A sermon on Hebrews 11:1–12:2 at Kensington Community Church in San Diego, CA, on the occasion of All Saints’ Day. Abbreviated to allow time for a celebrations of the saints.
The passage Katie read for us is from the book of Hebrews, one of the more poetic—and more controversial—books in the Christian New Testament.
One of the few things just about everyone agrees on about Hebrews is that it was composed somewhere between 75 CE and 100 CE, right around the time most of the gospels were being compiled.
But basically everything else about it is debated.
Controversies in Hebrews
It’s written to a church that was kind of starting to falter in their commitment to Christian faith and tradition, and so it contains a lot of passionate defenses of Christianity—defenses that can sometimes come off as exclusionary, or “we’re the best, why would you want to hang out with those guys over there?” But it’s also possible to read Hebrews as just saying “Christianity is great!” without having to cast judgment on anyone else. Our positive self-concept doesn’t have to be rooted in hatred of another. It’s possible to say “keep running this race set before you, the race that your forbearers ran!” without intending to speak ill of those running other races.
Another thing, this book’s name, Hebrews, has generally been understood as implying it was written to Palestinian Jewish coverts to Christianity, or maybe Jewish converts to Christianity broadly.
But what’s strange is, when this book quotes from Jewish scriptures (and it does that quite a bit), it quotes from the version of those scriptures used by Greek-speaking Christians.
For theological reasons, some people are still committed to seeing this as written to or about this Palestinian Jewish community, and I suppose it’s not impossible that they were the intended audience, but I prefer not to marry myself to that.
Another controversy: Christians have traditionally thought of this book as an epistle, or a letter, and many Christians still do.
But it doesn’t follow the format of a letter. The book itself doesn’t say who it was written to, and the title was likely added a few years after the book began circulating.
There’s no greeting, no letter-like salutation. The last chapter reads more like a benediction at the end of a church service than like a traditional conclusion to a letter.
That’s one of many things which gave rise to a more recent theory, that the book is based on either a sermon or a collection of sermons. That’s a theory I find that quite compelling.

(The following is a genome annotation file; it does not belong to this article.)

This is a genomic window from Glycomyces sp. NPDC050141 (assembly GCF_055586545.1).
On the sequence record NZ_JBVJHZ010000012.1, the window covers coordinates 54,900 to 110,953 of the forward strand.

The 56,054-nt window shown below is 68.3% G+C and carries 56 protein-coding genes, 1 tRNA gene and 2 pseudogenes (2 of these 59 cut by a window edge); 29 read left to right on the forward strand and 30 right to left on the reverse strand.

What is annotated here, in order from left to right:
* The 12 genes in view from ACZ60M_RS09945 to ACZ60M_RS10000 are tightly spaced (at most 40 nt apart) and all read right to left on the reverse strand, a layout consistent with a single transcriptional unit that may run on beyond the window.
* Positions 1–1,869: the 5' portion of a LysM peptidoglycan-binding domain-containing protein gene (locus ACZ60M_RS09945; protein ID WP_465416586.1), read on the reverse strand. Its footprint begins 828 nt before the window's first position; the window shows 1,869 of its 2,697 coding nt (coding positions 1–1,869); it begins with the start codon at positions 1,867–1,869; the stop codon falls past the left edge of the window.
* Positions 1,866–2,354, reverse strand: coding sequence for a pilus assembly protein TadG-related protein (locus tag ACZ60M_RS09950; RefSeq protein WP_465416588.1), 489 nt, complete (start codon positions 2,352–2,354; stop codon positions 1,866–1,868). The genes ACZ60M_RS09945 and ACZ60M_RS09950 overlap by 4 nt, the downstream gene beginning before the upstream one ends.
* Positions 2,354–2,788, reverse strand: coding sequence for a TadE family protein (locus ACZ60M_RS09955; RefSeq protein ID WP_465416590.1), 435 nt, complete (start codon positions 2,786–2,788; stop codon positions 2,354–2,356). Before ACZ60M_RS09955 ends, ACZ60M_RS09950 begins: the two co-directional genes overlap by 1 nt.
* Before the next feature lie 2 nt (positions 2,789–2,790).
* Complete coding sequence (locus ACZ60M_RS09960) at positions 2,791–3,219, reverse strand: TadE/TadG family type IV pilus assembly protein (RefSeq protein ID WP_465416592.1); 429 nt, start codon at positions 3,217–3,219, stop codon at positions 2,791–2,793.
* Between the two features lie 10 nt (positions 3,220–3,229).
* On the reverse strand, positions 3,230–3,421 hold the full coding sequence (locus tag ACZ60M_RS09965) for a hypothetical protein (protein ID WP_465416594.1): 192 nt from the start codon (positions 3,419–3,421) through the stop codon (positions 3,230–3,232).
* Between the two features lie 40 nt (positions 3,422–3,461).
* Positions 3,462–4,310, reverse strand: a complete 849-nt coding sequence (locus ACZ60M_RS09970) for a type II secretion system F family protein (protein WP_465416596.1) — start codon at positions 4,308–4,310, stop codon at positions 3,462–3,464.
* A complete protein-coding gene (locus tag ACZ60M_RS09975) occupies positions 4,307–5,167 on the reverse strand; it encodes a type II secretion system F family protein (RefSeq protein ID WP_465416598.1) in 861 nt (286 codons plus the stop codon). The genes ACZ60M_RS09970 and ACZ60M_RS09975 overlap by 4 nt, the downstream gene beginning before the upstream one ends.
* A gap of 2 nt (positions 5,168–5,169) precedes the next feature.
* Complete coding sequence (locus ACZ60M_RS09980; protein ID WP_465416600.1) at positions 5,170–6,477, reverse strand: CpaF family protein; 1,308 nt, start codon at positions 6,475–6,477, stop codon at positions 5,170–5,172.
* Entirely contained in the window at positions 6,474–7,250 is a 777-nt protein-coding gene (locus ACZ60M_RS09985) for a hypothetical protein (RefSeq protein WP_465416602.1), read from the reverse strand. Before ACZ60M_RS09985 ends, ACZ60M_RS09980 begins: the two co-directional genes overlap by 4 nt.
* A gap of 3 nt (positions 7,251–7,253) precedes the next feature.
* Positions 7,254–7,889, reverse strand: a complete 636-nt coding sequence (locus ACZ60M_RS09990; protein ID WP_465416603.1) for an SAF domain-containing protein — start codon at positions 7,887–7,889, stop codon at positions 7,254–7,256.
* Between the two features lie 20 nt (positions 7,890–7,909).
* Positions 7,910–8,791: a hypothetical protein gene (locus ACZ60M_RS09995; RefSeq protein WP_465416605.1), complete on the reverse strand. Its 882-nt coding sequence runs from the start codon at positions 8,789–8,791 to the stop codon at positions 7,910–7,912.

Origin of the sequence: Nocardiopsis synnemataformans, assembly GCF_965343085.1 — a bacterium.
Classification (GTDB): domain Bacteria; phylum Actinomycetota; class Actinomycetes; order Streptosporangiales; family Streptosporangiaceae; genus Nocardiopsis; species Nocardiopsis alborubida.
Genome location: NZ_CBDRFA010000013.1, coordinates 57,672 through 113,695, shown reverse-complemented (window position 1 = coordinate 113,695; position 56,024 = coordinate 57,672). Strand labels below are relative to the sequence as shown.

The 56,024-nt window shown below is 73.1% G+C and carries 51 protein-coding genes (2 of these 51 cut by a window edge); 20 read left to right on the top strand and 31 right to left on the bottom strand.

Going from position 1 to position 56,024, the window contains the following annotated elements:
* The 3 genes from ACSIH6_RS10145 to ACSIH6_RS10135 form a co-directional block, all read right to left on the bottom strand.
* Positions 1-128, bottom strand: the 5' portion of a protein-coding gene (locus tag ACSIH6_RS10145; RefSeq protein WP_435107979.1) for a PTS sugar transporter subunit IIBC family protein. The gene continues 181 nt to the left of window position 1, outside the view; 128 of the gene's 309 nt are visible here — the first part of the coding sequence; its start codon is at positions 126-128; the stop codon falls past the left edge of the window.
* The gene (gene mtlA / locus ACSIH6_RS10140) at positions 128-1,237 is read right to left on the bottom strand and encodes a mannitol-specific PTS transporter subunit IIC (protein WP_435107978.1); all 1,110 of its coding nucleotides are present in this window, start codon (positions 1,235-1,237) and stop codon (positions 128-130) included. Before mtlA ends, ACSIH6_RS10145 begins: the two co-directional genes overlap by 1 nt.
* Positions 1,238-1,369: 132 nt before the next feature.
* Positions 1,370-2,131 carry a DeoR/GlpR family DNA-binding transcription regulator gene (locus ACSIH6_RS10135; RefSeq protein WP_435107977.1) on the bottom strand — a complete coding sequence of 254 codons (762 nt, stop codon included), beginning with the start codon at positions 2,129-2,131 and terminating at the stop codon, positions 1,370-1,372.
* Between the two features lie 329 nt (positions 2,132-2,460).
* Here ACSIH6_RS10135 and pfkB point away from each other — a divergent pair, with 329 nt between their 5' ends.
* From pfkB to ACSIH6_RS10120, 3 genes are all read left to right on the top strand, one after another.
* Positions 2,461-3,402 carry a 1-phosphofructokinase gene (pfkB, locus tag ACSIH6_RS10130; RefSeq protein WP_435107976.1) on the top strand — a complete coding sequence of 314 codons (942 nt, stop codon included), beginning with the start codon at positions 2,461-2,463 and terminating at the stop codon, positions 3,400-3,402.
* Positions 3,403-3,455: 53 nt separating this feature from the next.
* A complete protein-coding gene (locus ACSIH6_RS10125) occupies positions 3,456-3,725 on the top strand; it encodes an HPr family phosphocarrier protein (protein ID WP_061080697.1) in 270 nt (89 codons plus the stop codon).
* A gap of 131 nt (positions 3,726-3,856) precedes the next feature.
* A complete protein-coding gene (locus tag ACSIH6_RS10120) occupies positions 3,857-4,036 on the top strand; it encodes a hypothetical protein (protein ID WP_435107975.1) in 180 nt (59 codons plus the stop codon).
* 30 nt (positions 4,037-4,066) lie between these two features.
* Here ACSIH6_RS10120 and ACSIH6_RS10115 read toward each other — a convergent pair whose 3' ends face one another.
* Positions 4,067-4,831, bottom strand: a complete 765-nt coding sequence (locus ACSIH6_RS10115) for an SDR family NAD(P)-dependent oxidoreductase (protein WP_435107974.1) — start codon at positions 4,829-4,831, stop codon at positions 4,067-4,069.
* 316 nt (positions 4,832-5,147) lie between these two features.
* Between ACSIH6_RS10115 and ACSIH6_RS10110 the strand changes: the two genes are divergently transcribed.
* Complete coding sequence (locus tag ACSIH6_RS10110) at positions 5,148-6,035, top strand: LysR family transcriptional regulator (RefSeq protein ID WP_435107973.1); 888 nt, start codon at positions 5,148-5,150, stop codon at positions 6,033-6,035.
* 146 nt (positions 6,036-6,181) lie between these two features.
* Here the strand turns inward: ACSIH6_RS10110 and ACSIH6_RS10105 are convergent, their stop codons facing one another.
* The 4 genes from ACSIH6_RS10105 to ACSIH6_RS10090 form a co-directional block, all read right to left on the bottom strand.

It is a poetic and passionate, theologically dense work, that moves from one religious idea to another without stopping for breaks in between.
It quotes scripture left and right.
It dances between “I” and “we” the way you might when you’re with a congregation, not just writing down a letter to them.
And it just… it reads like a sermon! It’s got that cadence you expect to hear in a sermon.
But the biggest controversy about Hebrews is not whether or not it’s a letter, or who it was written for, or whether it’s too judgey. No, the biggest controversy is about who wrote it.
The book itself doesn’t name the author, and it’s the only book in the New Testament not to. There are other books which are open to debate—maybe they say they were written by Paul but are written more by someone writing in the tradition of Paul, that kind of thing. But this book has no signature on it.
There’s a whole list of people who are theorized to have written the book, but the one that stands out to me is the only one that has a good reason—or at least, a plausible reason—for the author not being named.
Can’t be what you can’t see
At my day job, in addition to the work my team does around helping working-age San Diegans find living-wage careers, we also have a team that’s focused on career development opportunities for young people.
My colleague who runs that work, Sarah, she says a big part of what they’re doing is career exposure.